To start, Flickr photos can be used to spruce up the appearance of your Blackboard class and to make it appear more engaging.
I found this photo by going to search.creativecommons.org, clicking on Flickr, and typing in “psychology” as the search term.
Notice that it is licensed by the Flickr user Esparta under Creative Commons terms that do allow for sharing. Starting out by searching for Creative Commons images can help you avoid sharing photos that are copyrighted in ways that ask you not to repost.
When I went back to the Creative Commons Flickr search and typed in “Freud,” I did find a picture of Sigmond Freud that was available to share. I also found a photostream called “Psychology Pictures.” That gave me access to a number of images that could be used in a unit on psychology, including this B.F. Skinner exhibit of pigeons play ping pong.
Anything you say is bound to be more interesting once you have the pigeons there to set it up.
You can find any number of images on any number of subjects in Flickr (and through Creative Commons) that, when integrated into your Blackboard course, can clarify or enhance information (or perhaps just make everything a little more entertaining.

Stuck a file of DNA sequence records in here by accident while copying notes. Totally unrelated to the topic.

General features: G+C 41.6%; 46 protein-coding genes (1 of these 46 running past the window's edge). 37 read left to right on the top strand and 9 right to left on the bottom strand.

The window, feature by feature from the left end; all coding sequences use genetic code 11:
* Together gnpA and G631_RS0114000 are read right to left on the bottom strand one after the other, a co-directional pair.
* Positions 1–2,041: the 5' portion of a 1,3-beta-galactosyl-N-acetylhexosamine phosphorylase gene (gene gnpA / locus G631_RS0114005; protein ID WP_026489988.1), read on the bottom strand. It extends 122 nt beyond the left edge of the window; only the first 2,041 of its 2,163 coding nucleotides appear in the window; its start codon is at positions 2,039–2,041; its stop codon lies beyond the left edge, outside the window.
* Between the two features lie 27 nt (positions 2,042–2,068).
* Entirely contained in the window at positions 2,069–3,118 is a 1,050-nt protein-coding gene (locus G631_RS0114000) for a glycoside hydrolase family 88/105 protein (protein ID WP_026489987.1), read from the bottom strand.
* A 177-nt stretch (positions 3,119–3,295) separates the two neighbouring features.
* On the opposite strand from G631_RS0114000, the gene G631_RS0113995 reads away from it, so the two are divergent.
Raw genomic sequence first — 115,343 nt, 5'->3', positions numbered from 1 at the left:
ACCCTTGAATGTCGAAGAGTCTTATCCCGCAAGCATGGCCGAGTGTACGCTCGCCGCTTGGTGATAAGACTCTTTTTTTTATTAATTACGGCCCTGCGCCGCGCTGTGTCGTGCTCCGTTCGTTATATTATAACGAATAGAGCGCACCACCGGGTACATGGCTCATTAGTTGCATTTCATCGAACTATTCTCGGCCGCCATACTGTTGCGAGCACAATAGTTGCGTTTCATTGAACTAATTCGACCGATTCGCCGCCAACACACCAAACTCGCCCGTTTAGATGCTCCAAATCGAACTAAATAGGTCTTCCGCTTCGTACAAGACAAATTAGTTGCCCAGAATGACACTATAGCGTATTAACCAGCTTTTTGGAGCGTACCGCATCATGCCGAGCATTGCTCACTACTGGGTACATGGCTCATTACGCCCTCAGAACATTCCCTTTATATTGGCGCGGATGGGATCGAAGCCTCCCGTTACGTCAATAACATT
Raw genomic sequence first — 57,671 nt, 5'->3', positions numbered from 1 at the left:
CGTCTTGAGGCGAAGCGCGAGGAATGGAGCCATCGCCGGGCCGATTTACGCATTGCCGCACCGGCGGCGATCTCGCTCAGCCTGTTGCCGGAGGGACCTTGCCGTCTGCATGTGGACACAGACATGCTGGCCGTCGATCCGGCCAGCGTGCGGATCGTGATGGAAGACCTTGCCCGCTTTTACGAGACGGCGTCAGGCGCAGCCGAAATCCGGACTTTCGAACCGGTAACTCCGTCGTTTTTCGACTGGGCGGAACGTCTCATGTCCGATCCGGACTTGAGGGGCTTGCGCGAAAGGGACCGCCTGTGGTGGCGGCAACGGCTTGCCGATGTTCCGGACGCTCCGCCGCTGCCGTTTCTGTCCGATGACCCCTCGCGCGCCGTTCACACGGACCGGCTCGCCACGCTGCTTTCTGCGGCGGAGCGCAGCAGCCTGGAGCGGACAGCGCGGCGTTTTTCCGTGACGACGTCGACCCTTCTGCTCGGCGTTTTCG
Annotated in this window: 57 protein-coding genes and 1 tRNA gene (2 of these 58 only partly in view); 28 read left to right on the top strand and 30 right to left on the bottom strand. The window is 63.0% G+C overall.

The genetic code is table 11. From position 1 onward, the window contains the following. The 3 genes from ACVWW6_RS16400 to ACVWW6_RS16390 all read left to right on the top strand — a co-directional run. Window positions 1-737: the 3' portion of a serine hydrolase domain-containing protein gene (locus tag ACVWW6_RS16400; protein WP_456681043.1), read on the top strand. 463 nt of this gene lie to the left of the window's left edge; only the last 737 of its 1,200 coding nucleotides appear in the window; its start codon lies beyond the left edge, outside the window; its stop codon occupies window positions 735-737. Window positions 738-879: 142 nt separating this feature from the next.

You can also upload your own photographs into Flickr and embed them from there into Blackboard. This is often better than uploading pictures directly to Blackboard because Flickr is made for handling images. They load faster from Flickr and are easier for students with slower connections to view. Plus, Flickr allows for easy editing of images through another online tool called Picnik.
Just go to www.flickr.com and sign up for a free account to get started. Paid accounts are also available if you want to upload more images than the free version allows.
I’ll leave you with this image, which I found through Creative Commons on Flickr by search “anxiety.”
I hope this isn’t how you feel about redesigning your Blackboard course.